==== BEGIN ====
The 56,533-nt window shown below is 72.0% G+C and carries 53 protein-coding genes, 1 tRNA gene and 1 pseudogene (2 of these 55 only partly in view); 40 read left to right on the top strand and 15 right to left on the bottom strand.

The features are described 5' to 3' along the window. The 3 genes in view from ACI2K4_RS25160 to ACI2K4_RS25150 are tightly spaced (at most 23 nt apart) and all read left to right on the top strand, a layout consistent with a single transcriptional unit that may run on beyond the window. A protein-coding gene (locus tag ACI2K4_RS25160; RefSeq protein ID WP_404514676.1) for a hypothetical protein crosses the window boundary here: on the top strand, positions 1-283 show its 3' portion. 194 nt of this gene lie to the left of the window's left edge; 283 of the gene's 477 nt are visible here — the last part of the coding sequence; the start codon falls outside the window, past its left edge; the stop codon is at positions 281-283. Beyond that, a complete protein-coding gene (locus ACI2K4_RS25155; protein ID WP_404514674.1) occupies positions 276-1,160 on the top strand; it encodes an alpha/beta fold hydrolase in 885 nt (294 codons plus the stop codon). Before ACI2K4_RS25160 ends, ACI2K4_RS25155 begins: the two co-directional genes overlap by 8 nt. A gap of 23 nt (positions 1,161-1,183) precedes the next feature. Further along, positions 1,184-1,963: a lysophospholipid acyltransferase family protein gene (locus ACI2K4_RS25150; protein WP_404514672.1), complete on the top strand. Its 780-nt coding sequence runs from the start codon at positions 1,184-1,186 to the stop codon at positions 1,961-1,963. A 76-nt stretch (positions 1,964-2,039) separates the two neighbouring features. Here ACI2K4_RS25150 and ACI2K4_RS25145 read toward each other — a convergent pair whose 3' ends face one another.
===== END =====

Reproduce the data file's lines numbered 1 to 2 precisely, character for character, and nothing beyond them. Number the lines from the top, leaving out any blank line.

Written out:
The 56,533-nt window shown below is 72.0% G+C and carries 53 protein-coding genes, 1 tRNA gene and 1 pseudogene (2 of these 55 only partly in view); 40 read left to right on the top strand and 15 right to left on the bottom strand.

The features are described 5' to 3' along the window. The 3 genes in view from ACI2K4_RS25160 to ACI2K4_RS25150 are tightly spaced (at most 23 nt apart) and all read left to right on the top strand, a layout consistent with a single transcriptional unit that may run on beyond the window. A protein-coding gene (locus tag ACI2K4_RS25160; RefSeq protein ID WP_404514676.1) for a hypothetical protein crosses the window boundary here: on the top strand, positions 1-283 show its 3' portion. 194 nt of this gene lie to the left of the window's left edge; 283 of the gene's 477 nt are visible here — the last part of the coding sequence; the start codon falls outside the window, past its left edge; the stop codon is at positions 281-283. Beyond that, a complete protein-coding gene (locus ACI2K4_RS25155; protein ID WP_404514674.1) occupies positions 276-1,160 on the top strand; it encodes an alpha/beta fold hydrolase in 885 nt (294 codons plus the stop codon). Before ACI2K4_RS25160 ends, ACI2K4_RS25155 begins: the two co-directional genes overlap by 8 nt. A gap of 23 nt (positions 1,161-1,183) precedes the next feature. Further along, positions 1,184-1,963: a lysophospholipid acyltransferase family protein gene (locus ACI2K4_RS25150; protein WP_404514672.1), complete on the top strand. Its 780-nt coding sequence runs from the start codon at positions 1,184-1,186 to the stop codon at positions 1,961-1,963. A 76-nt stretch (positions 1,964-2,039) separates the two neighbouring features. Here ACI2K4_RS25150 and ACI2K4_RS25145 read toward each other — a convergent pair whose 3' ends face one another.